- ISIS has been ousted from many of its redoubts in western Iraq.
- But remnants of the group remain, and divisions between Iraqis appear to be growing.
- Iraqis in the area fear a return of insurgency and sectarian violence, while some US personnel anticipate a presence there for generations.
Iraqi forces “swiftly and thoroughly” ejected ISIS fighters from Al Qaim — a city at the western edge of Iraq’s Anbar province and the terrorist group’s last stronghold on the Iraq-Syria border — in early November.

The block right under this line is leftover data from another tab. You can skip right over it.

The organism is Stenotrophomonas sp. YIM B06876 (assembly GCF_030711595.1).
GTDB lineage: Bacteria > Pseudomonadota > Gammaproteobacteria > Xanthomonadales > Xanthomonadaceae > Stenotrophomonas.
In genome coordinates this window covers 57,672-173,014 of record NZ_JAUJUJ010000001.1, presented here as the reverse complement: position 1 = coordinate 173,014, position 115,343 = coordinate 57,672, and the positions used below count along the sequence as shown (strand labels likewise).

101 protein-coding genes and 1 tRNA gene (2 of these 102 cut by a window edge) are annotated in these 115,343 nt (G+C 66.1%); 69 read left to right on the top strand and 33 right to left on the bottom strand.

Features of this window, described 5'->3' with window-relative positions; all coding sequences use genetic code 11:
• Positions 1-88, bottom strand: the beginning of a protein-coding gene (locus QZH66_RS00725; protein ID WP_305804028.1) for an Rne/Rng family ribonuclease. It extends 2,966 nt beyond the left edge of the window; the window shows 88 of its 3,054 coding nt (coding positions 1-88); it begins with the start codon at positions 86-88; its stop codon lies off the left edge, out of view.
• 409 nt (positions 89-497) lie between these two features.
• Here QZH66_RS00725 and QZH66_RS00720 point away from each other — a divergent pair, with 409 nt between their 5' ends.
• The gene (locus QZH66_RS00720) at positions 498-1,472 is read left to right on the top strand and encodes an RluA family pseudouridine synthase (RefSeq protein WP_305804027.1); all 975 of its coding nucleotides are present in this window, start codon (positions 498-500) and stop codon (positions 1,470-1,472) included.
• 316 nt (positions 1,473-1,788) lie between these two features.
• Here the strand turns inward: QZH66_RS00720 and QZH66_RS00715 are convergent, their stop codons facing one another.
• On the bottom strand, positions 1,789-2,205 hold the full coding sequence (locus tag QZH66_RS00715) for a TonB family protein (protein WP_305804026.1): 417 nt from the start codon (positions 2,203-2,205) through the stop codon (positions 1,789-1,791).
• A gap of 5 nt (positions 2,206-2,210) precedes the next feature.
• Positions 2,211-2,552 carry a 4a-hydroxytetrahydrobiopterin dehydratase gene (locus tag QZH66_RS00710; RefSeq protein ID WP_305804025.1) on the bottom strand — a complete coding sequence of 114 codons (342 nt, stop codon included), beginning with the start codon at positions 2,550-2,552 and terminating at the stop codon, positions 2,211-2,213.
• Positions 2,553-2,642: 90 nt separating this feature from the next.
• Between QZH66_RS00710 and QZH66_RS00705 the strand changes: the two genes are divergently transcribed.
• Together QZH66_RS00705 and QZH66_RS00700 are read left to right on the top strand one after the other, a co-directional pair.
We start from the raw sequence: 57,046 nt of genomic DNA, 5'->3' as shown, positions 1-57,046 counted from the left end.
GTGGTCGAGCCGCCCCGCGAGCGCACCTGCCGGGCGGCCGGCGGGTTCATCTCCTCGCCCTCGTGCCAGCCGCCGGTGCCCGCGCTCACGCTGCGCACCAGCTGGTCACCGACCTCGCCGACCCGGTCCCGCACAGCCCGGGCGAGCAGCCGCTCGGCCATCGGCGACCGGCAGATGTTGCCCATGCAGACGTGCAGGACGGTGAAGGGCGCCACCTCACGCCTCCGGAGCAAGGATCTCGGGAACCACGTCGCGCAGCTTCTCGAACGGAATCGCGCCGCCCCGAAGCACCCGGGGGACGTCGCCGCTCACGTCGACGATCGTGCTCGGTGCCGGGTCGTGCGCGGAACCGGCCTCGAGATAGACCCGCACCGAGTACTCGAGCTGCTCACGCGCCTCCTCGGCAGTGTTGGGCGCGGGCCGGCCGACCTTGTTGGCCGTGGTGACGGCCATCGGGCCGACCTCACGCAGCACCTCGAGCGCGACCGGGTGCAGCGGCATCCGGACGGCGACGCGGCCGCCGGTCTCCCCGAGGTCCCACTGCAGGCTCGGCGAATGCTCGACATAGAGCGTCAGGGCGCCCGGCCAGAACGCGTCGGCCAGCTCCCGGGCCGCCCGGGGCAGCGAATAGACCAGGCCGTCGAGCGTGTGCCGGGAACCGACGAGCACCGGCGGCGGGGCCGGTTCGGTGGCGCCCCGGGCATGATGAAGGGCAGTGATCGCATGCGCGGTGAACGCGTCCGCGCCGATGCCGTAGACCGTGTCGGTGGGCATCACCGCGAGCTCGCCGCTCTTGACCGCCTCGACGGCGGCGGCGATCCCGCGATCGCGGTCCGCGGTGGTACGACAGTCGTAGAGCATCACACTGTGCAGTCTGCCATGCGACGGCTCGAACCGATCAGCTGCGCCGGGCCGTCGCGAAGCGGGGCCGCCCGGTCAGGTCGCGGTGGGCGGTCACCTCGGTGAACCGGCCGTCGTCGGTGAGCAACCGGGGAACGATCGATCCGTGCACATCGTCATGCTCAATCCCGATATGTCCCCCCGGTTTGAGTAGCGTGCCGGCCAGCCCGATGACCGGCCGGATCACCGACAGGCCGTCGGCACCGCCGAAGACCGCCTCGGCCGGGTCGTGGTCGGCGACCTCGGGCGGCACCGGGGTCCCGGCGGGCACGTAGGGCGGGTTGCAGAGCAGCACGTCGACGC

ISIS has lost most of the land it once held and has largely disappeared as an organized fighting force. All that’s left of the group’s so-called caliphate, which once stretched from northwest Syria to the edges of Baghdad, is chunks of territory along the Euphrates River in Iraq and Syria.
For the close to 1,000 US Marines assisting Iraqi forces in the area, the campaign has led them back to familiar terrain to continue the fight against an enemy that appears set to evolve into a different kind of threat.